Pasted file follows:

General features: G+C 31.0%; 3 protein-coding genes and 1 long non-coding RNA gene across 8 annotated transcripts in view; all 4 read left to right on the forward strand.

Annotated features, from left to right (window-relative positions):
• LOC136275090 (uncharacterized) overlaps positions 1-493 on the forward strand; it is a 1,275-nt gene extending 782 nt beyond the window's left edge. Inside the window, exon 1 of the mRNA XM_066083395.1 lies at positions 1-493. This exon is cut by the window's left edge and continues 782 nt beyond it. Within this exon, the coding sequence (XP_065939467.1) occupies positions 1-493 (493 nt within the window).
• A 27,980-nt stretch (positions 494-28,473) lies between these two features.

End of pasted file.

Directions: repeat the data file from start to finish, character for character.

General features: G+C 31.0%; 3 protein-coding genes and 1 long non-coding RNA gene across 8 annotated transcripts in view; all 4 read left to right on the forward strand.

Annotated features, from left to right (window-relative positions):
• LOC136275090 (uncharacterized) overlaps positions 1-493 on the forward strand; it is a 1,275-nt gene extending 782 nt beyond the window's left edge. Inside the window, exon 1 of the mRNA XM_066083395.1 lies at positions 1-493. This exon is cut by the window's left edge and continues 782 nt beyond it. Within this exon, the coding sequence (XP_065939467.1) occupies positions 1-493 (493 nt within the window).
• A 27,980-nt stretch (positions 494-28,473) lies between these two features.